Historically, it is the statistical fluctuation of lattice Dirac eigenvalues at the ‘hard edge’ of the spectrum, i.e., near the origin, that has been most extensively investigated, because it allows one to directly access the effective chiral Lagrangian that governs the low-energy, nonperturbative regime of the theory, with a help of chiral RMT [2]. For one instance, measurement of the pion decay constant via the statistical response of small Dirac eigenvalues under the imaginary chemical potential [3, 4] provides a powerful alternative to the conventional method using the temporal correlation of axial-vector current and pion operators. On the other hand, the local fluctuation of QCD Dirac eigenvalues in the spectral bulk has attracted lesser attention, as it is not directly connected to the chiral Lagrangian. Halasz and Verbaarschot [5] nevertheless went on to investigate the bulk spectral correlations of the staggered Dirac spectrum from dynamical simulation. They concluded that both short- and long-range correlations of Dirac eigenvalues in the scaling regime (and less surprisingly in the strong coupling regime) are perfectly described by the classical RMT of Wigner-Dyson classes. It indicates that entire Dirac eigenstates are extended throughout the whole lattice sites just as in the Anderson Hamiltonian with sub-critical randomness. This finding seems to have lead them to presume a possibility of Anderson localization in QCD at or above , as spelled out in the very final sentences of their paper which read (quote):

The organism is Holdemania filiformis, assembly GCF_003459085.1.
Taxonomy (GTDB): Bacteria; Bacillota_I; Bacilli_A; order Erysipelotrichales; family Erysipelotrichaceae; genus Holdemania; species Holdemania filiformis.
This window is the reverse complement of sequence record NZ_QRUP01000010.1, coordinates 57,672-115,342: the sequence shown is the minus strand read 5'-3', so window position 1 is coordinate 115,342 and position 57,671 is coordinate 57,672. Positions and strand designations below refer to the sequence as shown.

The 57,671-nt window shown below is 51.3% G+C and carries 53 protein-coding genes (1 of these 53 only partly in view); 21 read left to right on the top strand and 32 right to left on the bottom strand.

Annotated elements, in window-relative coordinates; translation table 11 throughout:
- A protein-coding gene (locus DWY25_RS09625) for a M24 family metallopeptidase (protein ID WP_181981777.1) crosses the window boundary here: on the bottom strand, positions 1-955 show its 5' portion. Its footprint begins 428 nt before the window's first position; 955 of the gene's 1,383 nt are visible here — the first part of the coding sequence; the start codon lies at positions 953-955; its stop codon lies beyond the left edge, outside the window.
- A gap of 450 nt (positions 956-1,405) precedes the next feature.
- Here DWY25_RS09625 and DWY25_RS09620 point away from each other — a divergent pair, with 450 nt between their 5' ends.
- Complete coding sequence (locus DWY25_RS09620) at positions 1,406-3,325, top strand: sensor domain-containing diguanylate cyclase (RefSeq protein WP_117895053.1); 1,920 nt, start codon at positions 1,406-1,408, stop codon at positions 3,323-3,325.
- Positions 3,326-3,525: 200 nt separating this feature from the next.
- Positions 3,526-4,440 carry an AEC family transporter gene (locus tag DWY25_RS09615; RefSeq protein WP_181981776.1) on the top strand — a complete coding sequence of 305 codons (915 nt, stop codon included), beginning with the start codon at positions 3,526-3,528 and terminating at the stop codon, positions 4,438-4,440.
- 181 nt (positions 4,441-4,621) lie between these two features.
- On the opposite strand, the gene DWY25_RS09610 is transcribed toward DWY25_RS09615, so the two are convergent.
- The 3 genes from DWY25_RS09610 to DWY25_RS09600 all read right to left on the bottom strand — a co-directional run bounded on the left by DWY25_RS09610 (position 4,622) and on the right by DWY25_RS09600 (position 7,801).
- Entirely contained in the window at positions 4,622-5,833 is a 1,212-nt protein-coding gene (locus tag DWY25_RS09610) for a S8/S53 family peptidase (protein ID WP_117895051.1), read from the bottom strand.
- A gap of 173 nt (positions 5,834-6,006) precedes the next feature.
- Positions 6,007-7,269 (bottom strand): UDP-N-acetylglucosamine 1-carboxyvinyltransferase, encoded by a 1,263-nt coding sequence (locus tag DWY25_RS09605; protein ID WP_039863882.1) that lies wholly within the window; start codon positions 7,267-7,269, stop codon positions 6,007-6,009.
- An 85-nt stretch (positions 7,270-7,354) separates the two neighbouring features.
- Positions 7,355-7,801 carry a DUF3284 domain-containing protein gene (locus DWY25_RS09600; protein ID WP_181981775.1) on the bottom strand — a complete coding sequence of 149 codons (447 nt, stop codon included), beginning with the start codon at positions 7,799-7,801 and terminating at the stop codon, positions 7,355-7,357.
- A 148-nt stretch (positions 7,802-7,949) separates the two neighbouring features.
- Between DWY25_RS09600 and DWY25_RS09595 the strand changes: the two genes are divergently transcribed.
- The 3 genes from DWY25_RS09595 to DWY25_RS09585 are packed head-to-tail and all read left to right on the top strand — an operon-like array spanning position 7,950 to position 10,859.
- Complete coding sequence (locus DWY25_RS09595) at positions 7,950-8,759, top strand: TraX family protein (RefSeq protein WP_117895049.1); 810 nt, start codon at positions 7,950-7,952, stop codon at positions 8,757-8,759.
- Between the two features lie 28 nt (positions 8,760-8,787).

“A final point of interest is the fate of level correlations during the chiral phase transition. From solid state physics we know a delocalization transition is associated with a transition in the level statistics which raises the hope that such phenomena can be seen in QCD as well.”

This statement sounded rather daring, because of an obvious and essential difference between the Anderson tight-binding Hamitonian and the lattice Dirac operator (beyond whether the disorder sits on or off the diagonal of the matrix): randomness in Anderson Hamiltonian are mutually independent, whereas stochastic gauge field variables in QCD are strongly correlated with their neighbors. To phrase the issue more specifically: although in their ‘ordinary phases’, the spectral statistics of both systems allow for a description in terms of nonlinear models (NLMs) [6, 7] that reflect the global symmetries of operators in concern, and the above mentioned difference between the microscopic theories could be irrelevant, the effect of QCD temperature on the spectral model is unpredictable as it is not restricted by any symmetry argument. The purpose of this article, nevertheless, is to draw a definite and affirmative conclusion to the above statement, from large-scale lattice simulations. We hope our conclusions of identifying the QCD phase transition as Anderson localization transition at the zero virtuality, and of establishing the presence of localized states in the high-temperature phase, provide a novel viewpoint of the issue, especially in the advent of quark-gluon plasma formation by the heavy ion collision.